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RESOURCE QUANTITY, AGGREGATE SUPPLY DETERMINANT: One of three categories of aggregate supply determinants assumed constant when the short-run and long-run aggregate supply curves are constructed, and which shifts both aggregate supply curves when it changes. An increase in a resource quantity causes an increase (rightward shift) of both aggregate supply curves. A decrease in a resource quantity causes a decrease (leftward shift) of both aggregate supply curves. The other two categories of aggregate supply determinants are resource quality and resource price. Specific determinants falling into this general category include population, labor force participation, capital stock, and exploration. Anything affecting the quantity of labor, capital, land, and entrepreneurship is also included.

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CARDINAL: A measurement based on a scale or quantitative numbers, such as 1, 5, or 357.2, that enables a comparison in magnitude. Comparability means, for example, that the difference between 5 and 2 is the same as the difference between 12 and 9. Measures such as height and weight use cardinal numbers. Most economic measures are based on cardinal numbers, including gross domestic product, unemployment rate, the price of chocolate, and the quantity of wheat produced. The benefit of cardinal measurement is the ability to directly compare one measure with another. If, for example, the price of chocolate is $1 a pound and the price of wheat is $4 a pound, then wheat is four times more expensive than chocolate. Ordinal measures, which involve relative ranking, is an alternative type of measure.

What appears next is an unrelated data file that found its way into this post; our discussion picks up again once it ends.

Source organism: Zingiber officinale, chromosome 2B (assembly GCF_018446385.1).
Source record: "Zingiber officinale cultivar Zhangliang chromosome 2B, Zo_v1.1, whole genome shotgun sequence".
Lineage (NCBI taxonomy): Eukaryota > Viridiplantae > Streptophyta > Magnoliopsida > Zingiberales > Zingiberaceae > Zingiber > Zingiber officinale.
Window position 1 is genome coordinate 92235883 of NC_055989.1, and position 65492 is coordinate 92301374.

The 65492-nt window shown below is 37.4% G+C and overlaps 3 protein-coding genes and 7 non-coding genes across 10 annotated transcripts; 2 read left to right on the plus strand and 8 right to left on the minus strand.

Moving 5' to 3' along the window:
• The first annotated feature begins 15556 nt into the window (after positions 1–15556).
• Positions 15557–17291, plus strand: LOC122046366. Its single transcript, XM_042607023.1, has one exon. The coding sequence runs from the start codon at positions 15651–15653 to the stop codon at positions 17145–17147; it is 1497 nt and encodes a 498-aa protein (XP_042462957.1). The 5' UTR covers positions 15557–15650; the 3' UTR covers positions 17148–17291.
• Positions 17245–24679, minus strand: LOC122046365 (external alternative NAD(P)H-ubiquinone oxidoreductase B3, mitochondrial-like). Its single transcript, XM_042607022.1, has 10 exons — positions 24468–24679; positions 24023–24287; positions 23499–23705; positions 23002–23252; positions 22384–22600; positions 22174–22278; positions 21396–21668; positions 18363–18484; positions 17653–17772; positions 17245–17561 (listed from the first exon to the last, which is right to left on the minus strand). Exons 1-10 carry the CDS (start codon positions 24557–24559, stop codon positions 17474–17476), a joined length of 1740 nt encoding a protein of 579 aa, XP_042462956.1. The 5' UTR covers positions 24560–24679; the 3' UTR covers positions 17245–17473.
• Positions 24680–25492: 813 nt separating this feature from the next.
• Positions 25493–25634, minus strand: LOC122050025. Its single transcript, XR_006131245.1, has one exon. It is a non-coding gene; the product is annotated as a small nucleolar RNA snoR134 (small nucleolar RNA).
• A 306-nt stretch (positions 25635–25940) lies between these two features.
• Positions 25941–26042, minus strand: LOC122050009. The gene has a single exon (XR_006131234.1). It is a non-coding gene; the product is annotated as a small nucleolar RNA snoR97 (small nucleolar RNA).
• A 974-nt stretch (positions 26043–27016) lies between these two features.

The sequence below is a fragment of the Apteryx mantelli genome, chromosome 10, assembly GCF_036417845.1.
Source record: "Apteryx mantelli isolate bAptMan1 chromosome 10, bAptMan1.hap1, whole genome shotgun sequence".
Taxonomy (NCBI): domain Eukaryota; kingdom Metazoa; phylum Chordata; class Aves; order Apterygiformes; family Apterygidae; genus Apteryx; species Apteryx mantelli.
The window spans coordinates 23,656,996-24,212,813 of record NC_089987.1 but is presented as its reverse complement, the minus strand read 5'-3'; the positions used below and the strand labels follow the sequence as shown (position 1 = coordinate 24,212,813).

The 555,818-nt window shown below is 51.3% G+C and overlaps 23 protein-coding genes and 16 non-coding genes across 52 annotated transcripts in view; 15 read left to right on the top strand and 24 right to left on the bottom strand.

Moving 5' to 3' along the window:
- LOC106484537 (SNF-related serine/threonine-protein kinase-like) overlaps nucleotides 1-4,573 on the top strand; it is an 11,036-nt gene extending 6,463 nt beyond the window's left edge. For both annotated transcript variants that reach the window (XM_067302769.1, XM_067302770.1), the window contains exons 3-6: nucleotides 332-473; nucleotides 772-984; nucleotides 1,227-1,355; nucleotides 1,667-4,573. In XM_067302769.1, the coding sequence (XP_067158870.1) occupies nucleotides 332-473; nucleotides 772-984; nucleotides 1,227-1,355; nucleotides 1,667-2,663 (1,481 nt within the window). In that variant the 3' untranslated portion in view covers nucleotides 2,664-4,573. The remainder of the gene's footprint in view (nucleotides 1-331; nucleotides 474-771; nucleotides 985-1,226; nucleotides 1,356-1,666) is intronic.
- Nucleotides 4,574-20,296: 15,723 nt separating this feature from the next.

See also | cardinal utility | ordinal | ordinal utility | utility | satisfaction | indifference curve | quality of life |


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AGGREGATE SUPPLY DECREASE, LONG-RUN AGGREGATE MARKET

A shock to the long-run aggregate market caused by a decrease in aggregate supply, resulting in and illustrated by a leftward shift of the long-run aggregate supply curve. A decrease in aggregate supply in the long-run aggregate market results in an increase in the price level and a decrease in real production. The level of real production resulting from the shock is a smaller level of full-employment real production.

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